And look at the fascial plane to evaluate whether

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) and look at the fascial plane to evaluate whether there is fluid tracking along the fascia ( Figure 11.3 ). If a fluid collection is seen, use Doppler flow to ensure that the anechoic space is not a vessel and to identify nearby Figure 11.1 Image demonstrating the normal ultrasound appearance of soft tissue and musculoskeletal layers. Note the hypoechoic subcutaneous tissue layer (*) separated from the linear striations of the muscle ( ± ) by a dense bright fascial line and the bright hyperechoic reflection of the bone (B). Diagnostic ultrasound 215 Soft tissue and musculoskeletal ultrasound
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vessels that may complicate incision and drainage ( Figure 11.4 ). Often, because abscesses are filled not with clear fluid but with debris, the echotexture of abscesses can be more heterogeneous and have increased gray-scale tones compared to simple fluid ( Figure 11.5 ). If it is difficult to see the outline of the collection because of this increased gray-scale, gentle pressure can be applied and the “squish sign” or movement of purulent material within the abscess can be seen in real time. Make sure to warn the patient before attempting this maneuver, however, since it has the potential to be painful. Musculoskeletal Scan along the entire extremity to be assessed – from its proximal to distal articulation. Begin in a longitudinal plane, and note the depth of soft tissue Figure 11.2 Cobblestoning. Figure 11.3 Dark fluid lining the fascial plane. 216 Diagnostic ultrasound Soft tissue and musculoskeletal ultrasound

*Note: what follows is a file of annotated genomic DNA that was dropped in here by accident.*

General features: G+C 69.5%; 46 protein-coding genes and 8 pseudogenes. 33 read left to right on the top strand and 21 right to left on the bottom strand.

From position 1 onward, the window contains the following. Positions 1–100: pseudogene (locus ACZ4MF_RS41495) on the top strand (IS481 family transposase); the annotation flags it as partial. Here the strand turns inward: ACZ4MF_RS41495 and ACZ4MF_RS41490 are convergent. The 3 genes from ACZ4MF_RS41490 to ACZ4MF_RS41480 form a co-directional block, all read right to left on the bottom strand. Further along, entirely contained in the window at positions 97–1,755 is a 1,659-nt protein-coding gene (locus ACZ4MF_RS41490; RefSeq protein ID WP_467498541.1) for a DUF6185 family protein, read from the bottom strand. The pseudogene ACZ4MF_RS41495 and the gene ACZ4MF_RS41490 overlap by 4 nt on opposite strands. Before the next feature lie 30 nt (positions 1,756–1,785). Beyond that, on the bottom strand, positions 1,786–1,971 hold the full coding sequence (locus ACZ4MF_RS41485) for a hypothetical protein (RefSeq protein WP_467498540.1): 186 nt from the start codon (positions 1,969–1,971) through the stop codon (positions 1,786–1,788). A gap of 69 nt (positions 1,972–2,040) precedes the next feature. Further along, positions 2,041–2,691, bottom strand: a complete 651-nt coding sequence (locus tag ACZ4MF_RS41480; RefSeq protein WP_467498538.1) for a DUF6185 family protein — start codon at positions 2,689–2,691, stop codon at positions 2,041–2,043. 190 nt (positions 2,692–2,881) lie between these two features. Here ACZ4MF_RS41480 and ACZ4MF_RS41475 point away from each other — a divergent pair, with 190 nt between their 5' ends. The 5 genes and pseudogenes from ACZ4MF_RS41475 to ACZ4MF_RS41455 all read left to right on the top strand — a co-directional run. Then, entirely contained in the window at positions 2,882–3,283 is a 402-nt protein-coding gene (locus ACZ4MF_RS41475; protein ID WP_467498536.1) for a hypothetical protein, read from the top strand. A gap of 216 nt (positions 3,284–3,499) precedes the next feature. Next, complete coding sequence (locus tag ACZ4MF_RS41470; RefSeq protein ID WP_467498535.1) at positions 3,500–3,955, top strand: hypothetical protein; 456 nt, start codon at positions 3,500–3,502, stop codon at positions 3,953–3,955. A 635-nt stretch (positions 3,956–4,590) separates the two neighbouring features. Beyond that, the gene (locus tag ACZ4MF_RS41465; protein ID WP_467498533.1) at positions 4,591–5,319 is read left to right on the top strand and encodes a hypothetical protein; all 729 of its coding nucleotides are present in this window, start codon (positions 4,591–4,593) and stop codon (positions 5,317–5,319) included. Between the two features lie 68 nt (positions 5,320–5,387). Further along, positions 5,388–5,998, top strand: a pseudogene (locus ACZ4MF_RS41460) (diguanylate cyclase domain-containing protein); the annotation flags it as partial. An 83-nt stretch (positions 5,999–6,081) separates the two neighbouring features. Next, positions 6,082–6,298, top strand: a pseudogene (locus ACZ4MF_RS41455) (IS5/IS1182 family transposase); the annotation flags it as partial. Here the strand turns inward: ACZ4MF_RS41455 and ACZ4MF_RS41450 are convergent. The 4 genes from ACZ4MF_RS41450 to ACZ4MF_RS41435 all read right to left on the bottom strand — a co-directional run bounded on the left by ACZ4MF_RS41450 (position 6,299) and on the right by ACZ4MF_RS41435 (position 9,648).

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and the intact cortex (with distal shadowing). As the site of suspected fracture is approached, soft tissue swelling or hematoma, as well as a more obvious break in the cortex, may be noted. Although the longitudinal view is often more useful, transverse views may also demonstrate these findings and give information as to the degree of angulation or displacement. When evaluating the tendons, the longitudinal plane is better. Line up the probe in a position parallel to the length of the tendon. Occasionally a standoff pad or water Figure 11.4 Image demonstrating the proximity of vessels to a large abscess (A) and the clinical benefit of using Doppler prior to incision and drainage. Figure 11.5 The echotexture of an abscess (A) is often mixed, showing the debris and cellular material present in a purulent collection. B marks the bony shadows of the metacarpals. Diagnostic ultrasound 217 Soft tissue and musculoskeletal ultrasound
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bath (see Chapter 16 ) will be necessary for very superficial structures. Then observe the linear, fibrillar tendon ( Figure 11.6 ) throughout passive and active range of motion. Disruption in the tendon will cause the defect to widen with flexion and/or extension ( Figure 11.7 ). Figure 11.6 A normal tendon (T). Figure 11.7 A disrupted tendon. The break, with darker hemorrhage, shows as a disruption (D) of the normal linear, fibrillar pattern of the tendon (T).
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